Considering that Retro Studios is still hiring talent to scale up their efforts on Prime 4, the game doesn’t appear to be remotely close to full development, let alone launch. Nintendo has already exhausted almost three years’ worth of resources into a project for a series that historically doesn’t yield results.

This isn’t to imply that Nintendo shouldn’t undertake projects that aren’t guaranteed to pay dividends. If that was the case, the Star Fox fan in me would’ve given up hope years ago. Nintendo should always be commended for their risk-taking and creative vision. Their willingness to tackle projects that are untested, niche or innovative is precisely why I love the company. But it is undeniable that in any commercial artistic endeavor, business sense plays a role. As such, for Nintendo make their investment into Metroid Prime 4 worthwhile, they need to generate excitement, and they need to create way more Metroid Prime fans who will pick up this new game.

The role of the Trilogy

The best way to do that is to put the Metroid Prime Trilogy in front of a new era of fans. However, it needs to be handled in a way that makes sense. The Trilogy is best used as a marketing hook and a trojan horse for the establishment of Metroid Prime 4 hype. Considering this, the most effective route is to touch the games up for the Switch, and price the compilation aggressively. Throw the games into widescreen, give them a new control setup, and call it a day. Put a modest, thirty dollar tag on the package, and release it digitally on Switch as soon as possible. Capitalize on the legacy of Metroid Prime by dropping it in front of an audience that is stuck at home and looking for new games to play. Stealth release the Trilogy, too. There’s no reason not to. Everyone lunges at the opportunity to impulsively buy games that launch immediately. Shadow drops are always one of the most exciting parts of a Nintendo Direct.

This is the necessary trajectory for the Metroid Prime Trilogy. The market has spoken time and time again, saying that Metroid Prime games lack widespread appeal. If Nintendo is going to shift that narrative with Prime 4, they need to treat Metroid Prime Trilogy as what it is, a compilation of old fan-favorites that unfortunately don’t command an extended hype cycle and a special edition release. These games function most effectively as an entry point for new fans, if positioned as a cheap and available introduction to Metroid Prime.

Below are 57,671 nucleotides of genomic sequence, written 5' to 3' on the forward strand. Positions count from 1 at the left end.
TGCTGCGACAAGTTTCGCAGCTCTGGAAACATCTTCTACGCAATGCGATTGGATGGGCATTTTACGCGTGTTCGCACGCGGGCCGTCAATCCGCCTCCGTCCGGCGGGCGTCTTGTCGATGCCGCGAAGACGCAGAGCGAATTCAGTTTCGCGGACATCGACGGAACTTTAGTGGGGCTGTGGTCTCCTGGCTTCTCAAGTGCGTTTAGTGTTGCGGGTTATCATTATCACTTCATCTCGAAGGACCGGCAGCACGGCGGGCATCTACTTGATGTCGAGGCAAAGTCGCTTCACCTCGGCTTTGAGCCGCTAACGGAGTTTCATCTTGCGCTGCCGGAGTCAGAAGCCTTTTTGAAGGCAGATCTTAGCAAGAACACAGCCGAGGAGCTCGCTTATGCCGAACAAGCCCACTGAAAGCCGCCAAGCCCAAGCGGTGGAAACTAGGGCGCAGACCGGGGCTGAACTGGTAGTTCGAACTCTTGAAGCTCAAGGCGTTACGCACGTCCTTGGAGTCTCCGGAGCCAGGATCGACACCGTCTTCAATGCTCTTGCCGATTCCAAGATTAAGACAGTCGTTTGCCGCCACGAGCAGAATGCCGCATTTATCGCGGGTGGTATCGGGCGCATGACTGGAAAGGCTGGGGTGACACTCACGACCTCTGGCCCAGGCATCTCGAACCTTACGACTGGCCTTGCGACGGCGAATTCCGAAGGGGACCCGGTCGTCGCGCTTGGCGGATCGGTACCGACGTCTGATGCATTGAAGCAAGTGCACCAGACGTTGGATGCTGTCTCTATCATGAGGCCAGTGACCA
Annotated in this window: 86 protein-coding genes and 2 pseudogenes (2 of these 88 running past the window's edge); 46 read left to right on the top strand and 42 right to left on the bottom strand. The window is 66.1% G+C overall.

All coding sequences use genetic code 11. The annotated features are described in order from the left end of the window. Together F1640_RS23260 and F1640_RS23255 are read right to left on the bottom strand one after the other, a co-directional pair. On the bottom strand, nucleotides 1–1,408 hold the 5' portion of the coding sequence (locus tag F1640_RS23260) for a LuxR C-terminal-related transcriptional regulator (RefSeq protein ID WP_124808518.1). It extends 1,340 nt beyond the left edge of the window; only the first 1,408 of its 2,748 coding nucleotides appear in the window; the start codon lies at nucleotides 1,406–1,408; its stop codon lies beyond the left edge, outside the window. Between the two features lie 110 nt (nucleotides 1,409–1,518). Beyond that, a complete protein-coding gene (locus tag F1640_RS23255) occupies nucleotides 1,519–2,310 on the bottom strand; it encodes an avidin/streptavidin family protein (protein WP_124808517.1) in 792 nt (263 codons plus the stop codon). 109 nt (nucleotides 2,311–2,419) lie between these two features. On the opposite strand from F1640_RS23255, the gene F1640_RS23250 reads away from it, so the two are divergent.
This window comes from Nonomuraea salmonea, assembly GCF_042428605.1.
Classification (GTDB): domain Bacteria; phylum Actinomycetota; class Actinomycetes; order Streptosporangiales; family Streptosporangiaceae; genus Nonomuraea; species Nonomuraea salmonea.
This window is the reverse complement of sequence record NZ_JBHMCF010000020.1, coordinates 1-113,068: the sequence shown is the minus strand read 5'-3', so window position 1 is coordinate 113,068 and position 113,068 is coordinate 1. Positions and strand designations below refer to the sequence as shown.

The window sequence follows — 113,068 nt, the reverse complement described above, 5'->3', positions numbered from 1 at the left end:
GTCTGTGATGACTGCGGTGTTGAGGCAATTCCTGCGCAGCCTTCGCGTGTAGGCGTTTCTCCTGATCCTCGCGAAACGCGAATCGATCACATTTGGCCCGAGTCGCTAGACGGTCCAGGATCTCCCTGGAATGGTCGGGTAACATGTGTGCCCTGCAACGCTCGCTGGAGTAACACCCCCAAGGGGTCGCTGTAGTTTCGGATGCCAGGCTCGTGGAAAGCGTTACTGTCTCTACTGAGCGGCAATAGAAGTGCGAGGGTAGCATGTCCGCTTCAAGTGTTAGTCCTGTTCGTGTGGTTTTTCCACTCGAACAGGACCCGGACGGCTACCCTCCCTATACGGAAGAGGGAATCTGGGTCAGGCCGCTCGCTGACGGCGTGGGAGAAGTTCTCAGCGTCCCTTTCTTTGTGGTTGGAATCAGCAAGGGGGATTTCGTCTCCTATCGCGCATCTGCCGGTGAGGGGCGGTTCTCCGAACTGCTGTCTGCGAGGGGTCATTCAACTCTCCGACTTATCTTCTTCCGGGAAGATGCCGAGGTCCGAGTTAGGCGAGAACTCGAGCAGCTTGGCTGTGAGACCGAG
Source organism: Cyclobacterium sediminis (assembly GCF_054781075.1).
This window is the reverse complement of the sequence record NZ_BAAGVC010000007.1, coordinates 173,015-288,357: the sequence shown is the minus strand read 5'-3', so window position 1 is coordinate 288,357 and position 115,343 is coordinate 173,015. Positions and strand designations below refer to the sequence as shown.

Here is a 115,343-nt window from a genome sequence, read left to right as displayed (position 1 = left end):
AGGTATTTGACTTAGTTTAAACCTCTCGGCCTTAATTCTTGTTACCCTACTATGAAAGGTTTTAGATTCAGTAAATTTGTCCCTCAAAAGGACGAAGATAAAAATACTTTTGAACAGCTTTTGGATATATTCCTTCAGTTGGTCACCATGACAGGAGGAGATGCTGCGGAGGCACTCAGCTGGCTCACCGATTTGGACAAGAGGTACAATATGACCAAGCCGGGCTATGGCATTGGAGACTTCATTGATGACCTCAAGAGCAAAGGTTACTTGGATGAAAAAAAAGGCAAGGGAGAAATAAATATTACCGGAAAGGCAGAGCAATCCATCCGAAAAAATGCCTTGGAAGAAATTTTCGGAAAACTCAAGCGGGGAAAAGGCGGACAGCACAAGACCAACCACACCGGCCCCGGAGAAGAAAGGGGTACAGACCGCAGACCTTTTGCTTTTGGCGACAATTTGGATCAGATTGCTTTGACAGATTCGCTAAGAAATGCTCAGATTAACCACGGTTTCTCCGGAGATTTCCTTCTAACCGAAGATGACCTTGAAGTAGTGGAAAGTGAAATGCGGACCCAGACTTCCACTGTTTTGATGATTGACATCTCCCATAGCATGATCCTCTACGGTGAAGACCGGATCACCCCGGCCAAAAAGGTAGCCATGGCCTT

In turn, such a release could get the ball rolling. In conjunction with the rumored 2D Metroid revival, these games could effectively jumpstart the Metroid series. This could position Prime 4 to be a legitimate success, both creatively as it assuredly will be, but financially as well. At that point, the Prime series may be legitimately worthy of the adoration that we as the most serious Nintendo fans show the franchise constantly.

The bigger picture

The conversation surrounding Metroid Prime Trilogy is only the latest example of the hardcore community’s lack of perspective. The National Dex movement was supposed to be the death knell of Pokémon Sword and Shield, but they’re on track to be the second best-selling entries in the franchise. New Super Mario Bros. U Deluxe was lambasted for being a shoddy port of an underwhelming game, but is now one of the most popular and most profitable Nintendo Switch titles. As a community, we simply must recognize our own scale and the ways that we both represent and don’t represent Nintendo’s target audience.

When you’re insulated within the most dedicated Nintendo circles, it’s difficult to look past our communal fan bias and recognize the realities of scope and importance. We all become entrenched in a myopic view of Nintendo’s franchises and legacy without properly acknowledging that we represent only a fraction of the greater Nintendo ecosystem. And, it is absolutely vital that Nintendo listens to our opinions and attitudes as we’re the backbone of the fanbase. But it is also important for us to pay attention to the larger forces at play, and step outside of our individual proclivities toward to Nintendo’s IP and games. I’d love a Metroid Prime Trilogy HD remake in the Prime 4 engine that comes with a cool Samus statue. However, that’s just not realistic. Only when we recognize our bias and perspective can hold Nintendo to a more reasonable standard, and set our own expectations accordingly.